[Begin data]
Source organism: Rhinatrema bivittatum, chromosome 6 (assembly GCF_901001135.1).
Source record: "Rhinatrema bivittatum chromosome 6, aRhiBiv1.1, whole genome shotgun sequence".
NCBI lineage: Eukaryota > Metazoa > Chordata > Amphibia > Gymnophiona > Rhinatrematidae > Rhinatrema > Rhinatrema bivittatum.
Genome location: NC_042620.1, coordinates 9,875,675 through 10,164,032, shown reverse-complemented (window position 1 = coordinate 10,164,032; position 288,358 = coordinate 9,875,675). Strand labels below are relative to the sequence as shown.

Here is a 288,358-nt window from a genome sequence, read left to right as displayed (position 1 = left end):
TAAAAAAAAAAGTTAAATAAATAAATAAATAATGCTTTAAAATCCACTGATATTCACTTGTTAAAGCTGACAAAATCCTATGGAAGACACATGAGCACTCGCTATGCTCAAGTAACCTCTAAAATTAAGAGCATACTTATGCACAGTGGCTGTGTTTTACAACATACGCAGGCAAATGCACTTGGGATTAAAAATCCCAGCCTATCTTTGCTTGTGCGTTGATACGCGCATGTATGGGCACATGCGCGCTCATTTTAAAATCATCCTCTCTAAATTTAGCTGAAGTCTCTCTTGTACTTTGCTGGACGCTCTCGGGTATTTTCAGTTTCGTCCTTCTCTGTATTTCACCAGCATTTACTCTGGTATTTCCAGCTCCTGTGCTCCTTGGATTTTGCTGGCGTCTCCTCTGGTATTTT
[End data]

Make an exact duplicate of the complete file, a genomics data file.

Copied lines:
Source organism: Rhinatrema bivittatum, chromosome 6 (assembly GCF_901001135.1).
Source record: "Rhinatrema bivittatum chromosome 6, aRhiBiv1.1, whole genome shotgun sequence".
NCBI lineage: Eukaryota > Metazoa > Chordata > Amphibia > Gymnophiona > Rhinatrematidae > Rhinatrema > Rhinatrema bivittatum.
Genome location: NC_042620.1, coordinates 9,875,675 through 10,164,032, shown reverse-complemented (window position 1 = coordinate 10,164,032; position 288,358 = coordinate 9,875,675). Strand labels below are relative to the sequence as shown.

Here is a 288,358-nt window from a genome sequence, read left to right as displayed (position 1 = left end):
TAAAAAAAAAAGTTAAATAAATAAATAAATAATGCTTTAAAATCCACTGATATTCACTTGTTAAAGCTGACAAAATCCTATGGAAGACACATGAGCACTCGCTATGCTCAAGTAACCTCTAAAATTAAGAGCATACTTATGCACAGTGGCTGTGTTTTACAACATACGCAGGCAAATGCACTTGGGATTAAAAATCCCAGCCTATCTTTGCTTGTGCGTTGATACGCGCATGTATGGGCACATGCGCGCTCATTTTAAAATCATCCTCTCTAAATTTAGCTGAAGTCTCTCTTGTACTTTGCTGGACGCTCTCGGGTATTTTCAGTTTCGTCCTTCTCTGTATTTCACCAGCATTTACTCTGGTATTTCCAGCTCCTGTGCTCCTTGGATTTTGCTGGCGTCTCCTCTGGTATTTT